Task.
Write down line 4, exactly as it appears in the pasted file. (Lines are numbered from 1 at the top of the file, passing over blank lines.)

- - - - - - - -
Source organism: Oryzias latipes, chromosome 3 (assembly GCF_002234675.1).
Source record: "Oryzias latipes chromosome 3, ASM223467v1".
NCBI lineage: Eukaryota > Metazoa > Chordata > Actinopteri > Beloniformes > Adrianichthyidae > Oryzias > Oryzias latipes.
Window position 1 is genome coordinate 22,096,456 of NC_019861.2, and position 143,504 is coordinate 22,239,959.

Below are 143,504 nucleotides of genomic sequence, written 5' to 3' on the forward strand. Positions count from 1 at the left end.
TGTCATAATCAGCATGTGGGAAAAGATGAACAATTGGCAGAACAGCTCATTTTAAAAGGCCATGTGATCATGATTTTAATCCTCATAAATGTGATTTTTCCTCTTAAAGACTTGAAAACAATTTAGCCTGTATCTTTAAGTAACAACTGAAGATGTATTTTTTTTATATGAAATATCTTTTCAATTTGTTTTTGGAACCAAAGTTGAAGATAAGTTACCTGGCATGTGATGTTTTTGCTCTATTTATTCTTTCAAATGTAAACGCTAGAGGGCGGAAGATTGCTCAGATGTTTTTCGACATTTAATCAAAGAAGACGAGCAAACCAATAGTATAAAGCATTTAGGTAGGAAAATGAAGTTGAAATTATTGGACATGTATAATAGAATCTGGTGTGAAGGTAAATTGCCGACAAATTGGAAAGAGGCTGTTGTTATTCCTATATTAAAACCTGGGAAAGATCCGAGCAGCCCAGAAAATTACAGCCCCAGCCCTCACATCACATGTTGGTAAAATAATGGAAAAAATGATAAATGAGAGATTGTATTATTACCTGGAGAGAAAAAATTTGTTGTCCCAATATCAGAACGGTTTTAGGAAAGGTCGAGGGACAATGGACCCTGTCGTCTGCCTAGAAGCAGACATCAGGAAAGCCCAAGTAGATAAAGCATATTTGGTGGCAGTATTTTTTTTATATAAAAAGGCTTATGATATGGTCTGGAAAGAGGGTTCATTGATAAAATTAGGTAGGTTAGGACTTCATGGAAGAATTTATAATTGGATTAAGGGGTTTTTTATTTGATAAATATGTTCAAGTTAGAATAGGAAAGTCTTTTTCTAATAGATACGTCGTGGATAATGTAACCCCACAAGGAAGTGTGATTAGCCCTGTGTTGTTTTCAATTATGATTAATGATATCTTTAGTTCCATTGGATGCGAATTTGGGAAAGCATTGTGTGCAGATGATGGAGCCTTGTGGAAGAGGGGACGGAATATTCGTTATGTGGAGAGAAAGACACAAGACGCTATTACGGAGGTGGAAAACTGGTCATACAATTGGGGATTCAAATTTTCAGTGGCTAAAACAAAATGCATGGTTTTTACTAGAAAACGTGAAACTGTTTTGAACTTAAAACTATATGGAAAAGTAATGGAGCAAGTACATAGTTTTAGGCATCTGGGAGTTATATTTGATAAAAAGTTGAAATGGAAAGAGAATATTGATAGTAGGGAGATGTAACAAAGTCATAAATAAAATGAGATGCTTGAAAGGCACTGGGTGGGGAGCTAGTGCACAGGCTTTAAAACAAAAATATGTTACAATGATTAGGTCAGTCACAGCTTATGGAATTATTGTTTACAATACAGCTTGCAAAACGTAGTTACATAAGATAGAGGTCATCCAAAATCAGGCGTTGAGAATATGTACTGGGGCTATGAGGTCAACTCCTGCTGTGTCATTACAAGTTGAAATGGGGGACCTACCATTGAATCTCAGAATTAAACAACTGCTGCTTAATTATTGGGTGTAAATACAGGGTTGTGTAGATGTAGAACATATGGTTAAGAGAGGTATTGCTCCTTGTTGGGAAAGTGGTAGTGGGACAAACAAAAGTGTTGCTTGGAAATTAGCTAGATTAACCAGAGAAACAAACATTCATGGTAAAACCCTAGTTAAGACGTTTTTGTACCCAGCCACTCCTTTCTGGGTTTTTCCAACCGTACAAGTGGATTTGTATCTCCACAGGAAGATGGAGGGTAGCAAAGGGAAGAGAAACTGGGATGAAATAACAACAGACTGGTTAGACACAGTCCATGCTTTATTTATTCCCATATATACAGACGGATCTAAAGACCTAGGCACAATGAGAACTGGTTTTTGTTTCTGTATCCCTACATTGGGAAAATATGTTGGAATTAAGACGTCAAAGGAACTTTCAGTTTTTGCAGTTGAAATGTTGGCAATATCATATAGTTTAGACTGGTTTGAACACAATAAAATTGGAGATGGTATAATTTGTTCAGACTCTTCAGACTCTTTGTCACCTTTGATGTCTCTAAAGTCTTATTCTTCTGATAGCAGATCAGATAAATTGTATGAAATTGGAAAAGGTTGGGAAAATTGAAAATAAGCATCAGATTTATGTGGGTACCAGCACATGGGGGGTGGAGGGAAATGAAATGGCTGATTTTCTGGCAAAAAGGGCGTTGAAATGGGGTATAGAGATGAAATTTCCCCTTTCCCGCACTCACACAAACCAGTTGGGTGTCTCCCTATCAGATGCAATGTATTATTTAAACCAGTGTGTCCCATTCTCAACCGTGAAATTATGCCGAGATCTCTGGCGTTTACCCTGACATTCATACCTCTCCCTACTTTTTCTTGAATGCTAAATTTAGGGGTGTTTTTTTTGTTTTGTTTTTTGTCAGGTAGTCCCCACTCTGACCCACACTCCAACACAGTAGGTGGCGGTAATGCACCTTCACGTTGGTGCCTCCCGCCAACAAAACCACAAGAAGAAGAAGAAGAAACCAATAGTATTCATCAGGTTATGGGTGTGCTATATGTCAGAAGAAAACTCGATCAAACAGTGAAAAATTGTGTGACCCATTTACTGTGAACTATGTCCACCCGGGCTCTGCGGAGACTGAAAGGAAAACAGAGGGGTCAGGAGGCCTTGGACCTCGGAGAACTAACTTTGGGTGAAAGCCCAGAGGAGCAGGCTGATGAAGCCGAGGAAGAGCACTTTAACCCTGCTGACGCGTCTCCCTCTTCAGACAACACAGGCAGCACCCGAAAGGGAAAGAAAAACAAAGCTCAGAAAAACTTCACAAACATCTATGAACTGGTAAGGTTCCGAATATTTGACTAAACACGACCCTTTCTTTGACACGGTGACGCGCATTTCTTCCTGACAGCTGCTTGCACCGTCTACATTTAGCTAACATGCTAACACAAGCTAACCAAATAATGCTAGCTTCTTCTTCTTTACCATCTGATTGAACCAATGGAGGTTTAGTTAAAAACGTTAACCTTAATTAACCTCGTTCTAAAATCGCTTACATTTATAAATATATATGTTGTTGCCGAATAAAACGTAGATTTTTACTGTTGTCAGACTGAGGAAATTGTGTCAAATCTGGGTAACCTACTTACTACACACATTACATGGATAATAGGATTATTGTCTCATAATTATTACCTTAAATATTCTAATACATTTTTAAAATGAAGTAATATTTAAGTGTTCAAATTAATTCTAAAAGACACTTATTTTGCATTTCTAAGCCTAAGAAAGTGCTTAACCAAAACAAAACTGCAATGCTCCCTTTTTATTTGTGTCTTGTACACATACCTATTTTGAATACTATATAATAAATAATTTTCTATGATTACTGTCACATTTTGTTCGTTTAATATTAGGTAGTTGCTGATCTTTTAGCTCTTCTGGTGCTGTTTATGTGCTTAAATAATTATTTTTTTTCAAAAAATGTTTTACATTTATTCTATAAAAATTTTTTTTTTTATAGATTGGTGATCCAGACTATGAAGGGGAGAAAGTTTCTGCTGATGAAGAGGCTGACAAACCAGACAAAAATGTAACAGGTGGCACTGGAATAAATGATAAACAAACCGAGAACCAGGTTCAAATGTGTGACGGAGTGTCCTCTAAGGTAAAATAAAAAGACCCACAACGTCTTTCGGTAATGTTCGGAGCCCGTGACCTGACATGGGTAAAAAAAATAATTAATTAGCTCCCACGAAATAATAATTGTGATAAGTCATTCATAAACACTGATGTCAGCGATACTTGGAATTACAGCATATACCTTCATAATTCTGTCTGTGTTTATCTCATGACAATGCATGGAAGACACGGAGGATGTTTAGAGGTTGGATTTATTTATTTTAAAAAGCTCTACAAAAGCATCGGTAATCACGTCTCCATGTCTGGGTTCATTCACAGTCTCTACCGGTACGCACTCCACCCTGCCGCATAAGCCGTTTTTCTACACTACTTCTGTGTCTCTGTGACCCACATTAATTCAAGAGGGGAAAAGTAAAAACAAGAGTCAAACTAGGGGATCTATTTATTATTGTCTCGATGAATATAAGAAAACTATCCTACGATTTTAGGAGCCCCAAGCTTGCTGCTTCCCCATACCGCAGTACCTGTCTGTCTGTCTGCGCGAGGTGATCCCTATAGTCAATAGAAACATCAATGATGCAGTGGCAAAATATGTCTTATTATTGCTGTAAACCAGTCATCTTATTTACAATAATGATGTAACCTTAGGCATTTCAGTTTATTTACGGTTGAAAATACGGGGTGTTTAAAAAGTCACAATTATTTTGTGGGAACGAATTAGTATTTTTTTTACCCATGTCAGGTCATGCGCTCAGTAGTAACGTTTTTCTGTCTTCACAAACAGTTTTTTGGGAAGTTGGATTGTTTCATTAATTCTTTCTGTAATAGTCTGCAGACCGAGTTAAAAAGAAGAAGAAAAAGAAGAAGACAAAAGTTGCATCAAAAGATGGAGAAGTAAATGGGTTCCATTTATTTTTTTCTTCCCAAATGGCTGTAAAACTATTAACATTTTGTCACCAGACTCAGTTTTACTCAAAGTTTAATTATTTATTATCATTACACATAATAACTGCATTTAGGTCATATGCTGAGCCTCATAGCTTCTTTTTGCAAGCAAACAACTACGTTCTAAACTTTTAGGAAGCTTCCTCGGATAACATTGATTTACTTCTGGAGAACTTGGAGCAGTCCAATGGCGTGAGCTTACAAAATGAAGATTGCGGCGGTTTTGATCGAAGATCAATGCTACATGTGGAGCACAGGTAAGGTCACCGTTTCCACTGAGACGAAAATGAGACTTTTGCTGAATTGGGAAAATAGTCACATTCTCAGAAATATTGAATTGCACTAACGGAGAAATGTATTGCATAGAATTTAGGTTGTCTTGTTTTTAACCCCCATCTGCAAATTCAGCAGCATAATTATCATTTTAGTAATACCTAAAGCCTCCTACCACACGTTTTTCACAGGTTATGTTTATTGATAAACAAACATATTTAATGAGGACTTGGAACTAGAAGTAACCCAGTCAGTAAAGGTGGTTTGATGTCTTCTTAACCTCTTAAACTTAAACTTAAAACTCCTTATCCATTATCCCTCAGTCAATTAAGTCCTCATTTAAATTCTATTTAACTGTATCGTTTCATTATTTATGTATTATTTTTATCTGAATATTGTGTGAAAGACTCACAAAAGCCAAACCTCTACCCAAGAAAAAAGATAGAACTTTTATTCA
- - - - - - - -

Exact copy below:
Window position 1 is genome coordinate 22,096,456 of NC_019861.2, and position 143,504 is coordinate 22,239,959.